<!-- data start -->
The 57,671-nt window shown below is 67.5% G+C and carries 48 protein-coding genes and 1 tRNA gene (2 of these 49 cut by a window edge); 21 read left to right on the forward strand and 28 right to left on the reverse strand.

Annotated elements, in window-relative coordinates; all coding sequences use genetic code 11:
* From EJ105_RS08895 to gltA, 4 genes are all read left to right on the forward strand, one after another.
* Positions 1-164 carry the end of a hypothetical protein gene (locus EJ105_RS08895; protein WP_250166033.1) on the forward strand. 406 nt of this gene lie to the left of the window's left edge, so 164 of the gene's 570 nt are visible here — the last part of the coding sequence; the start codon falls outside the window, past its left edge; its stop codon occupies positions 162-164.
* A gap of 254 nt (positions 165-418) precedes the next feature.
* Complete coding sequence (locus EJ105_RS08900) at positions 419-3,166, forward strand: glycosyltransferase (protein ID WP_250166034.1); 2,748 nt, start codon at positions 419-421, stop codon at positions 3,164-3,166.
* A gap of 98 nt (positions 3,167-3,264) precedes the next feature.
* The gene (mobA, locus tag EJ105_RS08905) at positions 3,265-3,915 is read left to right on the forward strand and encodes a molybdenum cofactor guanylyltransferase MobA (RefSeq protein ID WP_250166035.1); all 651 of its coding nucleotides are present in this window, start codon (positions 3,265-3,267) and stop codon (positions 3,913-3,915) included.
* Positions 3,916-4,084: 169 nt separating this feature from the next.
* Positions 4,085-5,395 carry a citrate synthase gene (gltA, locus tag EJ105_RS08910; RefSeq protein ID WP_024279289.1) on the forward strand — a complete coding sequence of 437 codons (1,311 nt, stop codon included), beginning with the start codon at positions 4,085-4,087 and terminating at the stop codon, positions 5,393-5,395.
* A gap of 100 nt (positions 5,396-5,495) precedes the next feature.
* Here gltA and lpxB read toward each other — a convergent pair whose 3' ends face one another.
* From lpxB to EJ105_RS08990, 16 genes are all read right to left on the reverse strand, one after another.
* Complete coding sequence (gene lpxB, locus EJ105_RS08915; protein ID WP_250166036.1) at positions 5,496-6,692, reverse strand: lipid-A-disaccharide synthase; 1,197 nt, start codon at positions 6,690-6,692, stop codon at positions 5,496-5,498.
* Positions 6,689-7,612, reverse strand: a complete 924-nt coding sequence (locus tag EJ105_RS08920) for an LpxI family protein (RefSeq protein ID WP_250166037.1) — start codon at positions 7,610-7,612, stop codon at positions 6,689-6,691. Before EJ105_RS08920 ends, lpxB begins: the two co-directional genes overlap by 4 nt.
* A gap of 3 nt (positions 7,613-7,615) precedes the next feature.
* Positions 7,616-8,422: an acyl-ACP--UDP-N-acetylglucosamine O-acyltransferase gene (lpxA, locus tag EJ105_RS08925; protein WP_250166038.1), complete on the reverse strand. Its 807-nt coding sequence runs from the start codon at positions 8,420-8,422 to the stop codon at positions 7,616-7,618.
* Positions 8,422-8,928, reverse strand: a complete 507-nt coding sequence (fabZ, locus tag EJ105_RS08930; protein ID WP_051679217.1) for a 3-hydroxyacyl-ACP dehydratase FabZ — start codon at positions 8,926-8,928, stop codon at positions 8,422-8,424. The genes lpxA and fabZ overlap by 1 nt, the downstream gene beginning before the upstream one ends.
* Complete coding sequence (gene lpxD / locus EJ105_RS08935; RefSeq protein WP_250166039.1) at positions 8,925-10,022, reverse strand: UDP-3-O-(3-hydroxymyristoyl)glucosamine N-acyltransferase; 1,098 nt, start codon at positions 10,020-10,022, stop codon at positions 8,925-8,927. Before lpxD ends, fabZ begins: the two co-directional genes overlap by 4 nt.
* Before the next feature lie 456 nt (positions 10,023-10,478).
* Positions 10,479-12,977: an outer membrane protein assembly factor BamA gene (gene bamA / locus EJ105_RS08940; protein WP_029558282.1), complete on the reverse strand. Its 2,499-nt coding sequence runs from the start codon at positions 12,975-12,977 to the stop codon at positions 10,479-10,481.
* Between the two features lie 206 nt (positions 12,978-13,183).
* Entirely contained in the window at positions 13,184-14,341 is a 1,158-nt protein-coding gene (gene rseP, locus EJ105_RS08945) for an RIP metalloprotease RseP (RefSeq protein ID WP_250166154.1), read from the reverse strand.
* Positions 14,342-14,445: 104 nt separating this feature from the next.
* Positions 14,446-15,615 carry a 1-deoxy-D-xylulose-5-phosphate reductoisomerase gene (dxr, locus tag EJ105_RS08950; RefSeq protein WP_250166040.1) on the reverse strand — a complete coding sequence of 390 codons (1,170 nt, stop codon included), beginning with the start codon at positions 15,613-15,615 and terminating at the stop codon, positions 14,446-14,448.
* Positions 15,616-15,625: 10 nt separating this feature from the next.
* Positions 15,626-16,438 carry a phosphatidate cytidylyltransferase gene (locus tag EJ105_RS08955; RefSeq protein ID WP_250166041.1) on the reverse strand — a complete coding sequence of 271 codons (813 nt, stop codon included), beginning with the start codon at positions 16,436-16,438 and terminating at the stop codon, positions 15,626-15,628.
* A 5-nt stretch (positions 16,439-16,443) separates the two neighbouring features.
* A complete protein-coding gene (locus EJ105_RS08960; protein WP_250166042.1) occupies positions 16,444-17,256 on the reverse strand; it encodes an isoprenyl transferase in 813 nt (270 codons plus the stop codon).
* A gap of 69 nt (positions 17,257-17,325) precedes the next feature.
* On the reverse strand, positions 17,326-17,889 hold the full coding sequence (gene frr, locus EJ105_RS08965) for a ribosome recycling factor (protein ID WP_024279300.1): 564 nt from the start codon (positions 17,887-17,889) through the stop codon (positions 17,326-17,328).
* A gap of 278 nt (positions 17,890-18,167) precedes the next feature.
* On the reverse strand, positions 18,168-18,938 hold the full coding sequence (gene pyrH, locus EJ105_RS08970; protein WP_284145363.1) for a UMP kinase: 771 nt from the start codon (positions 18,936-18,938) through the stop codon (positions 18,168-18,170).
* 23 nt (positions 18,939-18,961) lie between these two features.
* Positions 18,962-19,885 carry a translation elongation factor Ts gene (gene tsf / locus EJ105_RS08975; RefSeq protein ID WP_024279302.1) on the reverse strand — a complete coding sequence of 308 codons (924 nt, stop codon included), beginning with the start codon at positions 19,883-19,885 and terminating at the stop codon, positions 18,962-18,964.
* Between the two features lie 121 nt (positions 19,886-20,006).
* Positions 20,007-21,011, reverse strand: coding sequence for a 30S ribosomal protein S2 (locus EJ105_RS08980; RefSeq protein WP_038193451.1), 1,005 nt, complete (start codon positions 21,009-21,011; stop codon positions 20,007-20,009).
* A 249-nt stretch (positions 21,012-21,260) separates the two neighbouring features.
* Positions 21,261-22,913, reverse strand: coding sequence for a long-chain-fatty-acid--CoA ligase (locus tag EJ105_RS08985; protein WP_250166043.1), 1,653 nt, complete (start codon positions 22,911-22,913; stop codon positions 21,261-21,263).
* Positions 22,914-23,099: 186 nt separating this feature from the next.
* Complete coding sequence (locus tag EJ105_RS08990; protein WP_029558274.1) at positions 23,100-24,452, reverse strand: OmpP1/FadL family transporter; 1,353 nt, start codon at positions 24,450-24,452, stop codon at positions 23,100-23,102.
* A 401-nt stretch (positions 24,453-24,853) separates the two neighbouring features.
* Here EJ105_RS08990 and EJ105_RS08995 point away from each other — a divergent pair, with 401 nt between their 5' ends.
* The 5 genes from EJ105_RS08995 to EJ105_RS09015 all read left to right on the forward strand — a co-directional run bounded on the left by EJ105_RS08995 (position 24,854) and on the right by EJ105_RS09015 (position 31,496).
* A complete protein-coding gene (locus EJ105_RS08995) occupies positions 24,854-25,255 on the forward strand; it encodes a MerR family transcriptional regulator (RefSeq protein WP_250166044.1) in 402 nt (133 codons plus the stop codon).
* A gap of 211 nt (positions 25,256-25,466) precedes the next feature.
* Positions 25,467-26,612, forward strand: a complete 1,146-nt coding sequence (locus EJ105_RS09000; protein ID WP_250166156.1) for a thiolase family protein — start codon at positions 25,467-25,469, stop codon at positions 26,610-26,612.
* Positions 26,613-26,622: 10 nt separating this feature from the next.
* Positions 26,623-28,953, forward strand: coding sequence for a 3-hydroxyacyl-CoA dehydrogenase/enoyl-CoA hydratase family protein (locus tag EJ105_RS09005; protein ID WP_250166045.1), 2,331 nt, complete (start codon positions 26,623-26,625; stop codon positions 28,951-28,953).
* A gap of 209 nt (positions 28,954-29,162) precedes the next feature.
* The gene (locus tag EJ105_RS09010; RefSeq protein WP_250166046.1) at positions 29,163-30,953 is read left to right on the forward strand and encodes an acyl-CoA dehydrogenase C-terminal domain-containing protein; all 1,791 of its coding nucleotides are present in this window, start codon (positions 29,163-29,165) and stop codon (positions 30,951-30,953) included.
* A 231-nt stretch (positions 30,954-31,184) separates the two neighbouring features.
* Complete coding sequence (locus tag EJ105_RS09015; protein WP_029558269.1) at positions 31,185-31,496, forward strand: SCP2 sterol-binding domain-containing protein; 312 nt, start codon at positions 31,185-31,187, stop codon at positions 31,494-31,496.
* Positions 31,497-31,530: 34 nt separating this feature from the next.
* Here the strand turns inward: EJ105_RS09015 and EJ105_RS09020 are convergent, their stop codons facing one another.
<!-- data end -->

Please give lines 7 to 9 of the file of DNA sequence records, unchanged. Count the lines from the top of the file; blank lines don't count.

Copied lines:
* A gap of 98 nt (positions 3,167-3,264) precedes the next feature.
* The gene (mobA, locus tag EJ105_RS08905) at positions 3,265-3,915 is read left to right on the forward strand and encodes a molybdenum cofactor guanylyltransferase MobA (RefSeq protein ID WP_250166035.1); all 651 of its coding nucleotides are present in this window, start codon (positions 3,265-3,267) and stop codon (positions 3,913-3,915) included.
* Positions 3,916-4,084: 169 nt separating this feature from the next.